This article is over 5 years old and may contain outdated information.

People & Culture

Five RCGS updates from December

  • Dec 30, 2015
  • 258 words
  • 2 minutes
Expand Image

There’s a lot of ways to make Canada better known to Canadians. The Royal Canadian Geographical Society is trying as many ways as possible.

While best known for its iconic magazine, Canadian Geographic, the Society also supports expeditions across the country, provides grants and scholarships for geography research, and promotes geographic literacy through a variety of free teacher resources.

Here’s a bit of what the Society got up to in December.

  1. Quest Climate Grant
    On December 17, 2015, Canadian Geographic and Shell Canada granted young entrepreneurs who are advancing viable solutions to climate change in Canada $50,000 each.
  2. December issue of Canadian Geographic
    From polar bears to vanishing insects to arctic polynyas, our annual wildlife issue is on newsstands now.
  3. Canadian Geographic Education reached 16,000 members
    Know a teacher? Encourage them to become a member of Canadian Geographic Education to receive free classroom activities, lesson plans, maps and more!
  4. Franklin expedition book featured at Toronto Library
    RCGS CEO John Geiger and journalist Alannah Mitchell visited the Toronto Public Library to talk about their book Franklin’s Lost Ship: The Historic Discovery of HMS Erebus as part of the Eh List author event series.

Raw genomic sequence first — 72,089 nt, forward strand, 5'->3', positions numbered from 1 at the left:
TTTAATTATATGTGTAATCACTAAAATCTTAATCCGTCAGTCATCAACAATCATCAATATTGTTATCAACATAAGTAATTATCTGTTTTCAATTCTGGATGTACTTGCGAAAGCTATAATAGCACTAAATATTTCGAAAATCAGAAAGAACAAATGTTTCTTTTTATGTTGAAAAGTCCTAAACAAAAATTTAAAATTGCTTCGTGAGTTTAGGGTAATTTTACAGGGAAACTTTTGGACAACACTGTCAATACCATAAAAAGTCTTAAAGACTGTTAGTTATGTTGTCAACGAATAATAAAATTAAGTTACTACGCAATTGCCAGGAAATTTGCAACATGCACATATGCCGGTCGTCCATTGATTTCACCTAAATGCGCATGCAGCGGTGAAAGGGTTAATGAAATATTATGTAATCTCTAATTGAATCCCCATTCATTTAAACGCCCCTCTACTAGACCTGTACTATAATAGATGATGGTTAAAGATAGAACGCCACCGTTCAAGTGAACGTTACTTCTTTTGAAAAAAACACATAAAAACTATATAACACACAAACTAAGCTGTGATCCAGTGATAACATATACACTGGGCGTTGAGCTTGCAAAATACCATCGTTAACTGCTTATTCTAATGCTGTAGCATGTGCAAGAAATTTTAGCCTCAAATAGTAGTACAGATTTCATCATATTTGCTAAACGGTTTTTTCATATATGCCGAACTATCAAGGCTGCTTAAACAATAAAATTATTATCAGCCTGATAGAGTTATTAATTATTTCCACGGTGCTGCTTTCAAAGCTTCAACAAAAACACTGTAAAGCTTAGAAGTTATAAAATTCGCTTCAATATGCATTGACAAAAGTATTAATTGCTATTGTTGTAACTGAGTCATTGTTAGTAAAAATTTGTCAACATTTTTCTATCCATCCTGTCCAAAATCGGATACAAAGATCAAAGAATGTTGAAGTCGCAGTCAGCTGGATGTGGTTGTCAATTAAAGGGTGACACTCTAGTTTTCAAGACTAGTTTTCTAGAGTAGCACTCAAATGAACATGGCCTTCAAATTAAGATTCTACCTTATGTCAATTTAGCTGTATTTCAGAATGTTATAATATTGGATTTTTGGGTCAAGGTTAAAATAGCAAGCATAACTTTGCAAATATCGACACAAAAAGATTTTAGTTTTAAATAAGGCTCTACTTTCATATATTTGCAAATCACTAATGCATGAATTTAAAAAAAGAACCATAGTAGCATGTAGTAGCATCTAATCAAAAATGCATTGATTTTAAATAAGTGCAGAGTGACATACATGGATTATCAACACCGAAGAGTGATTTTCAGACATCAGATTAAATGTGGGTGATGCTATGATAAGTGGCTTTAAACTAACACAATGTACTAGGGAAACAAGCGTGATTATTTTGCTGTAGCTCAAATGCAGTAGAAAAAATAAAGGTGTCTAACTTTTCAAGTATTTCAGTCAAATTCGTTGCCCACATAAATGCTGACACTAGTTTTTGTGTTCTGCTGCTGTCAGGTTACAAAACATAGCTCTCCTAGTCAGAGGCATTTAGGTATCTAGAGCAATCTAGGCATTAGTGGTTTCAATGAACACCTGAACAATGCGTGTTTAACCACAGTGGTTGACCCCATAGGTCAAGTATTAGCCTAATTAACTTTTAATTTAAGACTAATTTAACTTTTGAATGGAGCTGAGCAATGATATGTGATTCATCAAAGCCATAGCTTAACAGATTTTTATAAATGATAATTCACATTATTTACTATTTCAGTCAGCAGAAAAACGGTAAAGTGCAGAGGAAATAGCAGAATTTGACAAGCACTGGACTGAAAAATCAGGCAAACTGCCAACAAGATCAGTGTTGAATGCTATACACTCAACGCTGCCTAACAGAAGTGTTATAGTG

5. Hydro Power Photo Competition winners announced
    These three stunning photos from the Hydro Power Photo Competition show hydro power in a whole new way.

Are you passionate about Canadian geography?

You can support Canadian Geographic in 3 ways:

Related Content

People & Culture

Kahkiihtwaam ee-pee-kiiweehtataahk: Bringing it back home again

The story of how a critically endangered Indigenous language can be saved

  • 6310 words
  • 26 minutes

People & Culture

Placing the Pandemic in Perspective: Coping with curfew in Montreal

For unhoused residents and those who help them, the pandemic was another wave in a rising tide of challenges 

  • 2727 words
  • 11 minutes
A crowd of tourist swarm on a lakeside beach in Banff National Park


Smother Nature: The struggle to protect Banff National Park

In Banff National Park, Alberta, as in protected areas across the country, managers find it difficult to balance the desire of people to experience wilderness with an imperative to conserve it

  • 3507 words
  • 15 minutes

People & Culture

How Indigenous Peoples are leading the way on global biodiversity protection

Indigenous knowledge allowed ecosystems to thrive for millennia — and now it’s finally being recognized as integral in solving the world’s biodiversity crisis. What part did it play in COP15?

  • 2404 words
  • 10 minutes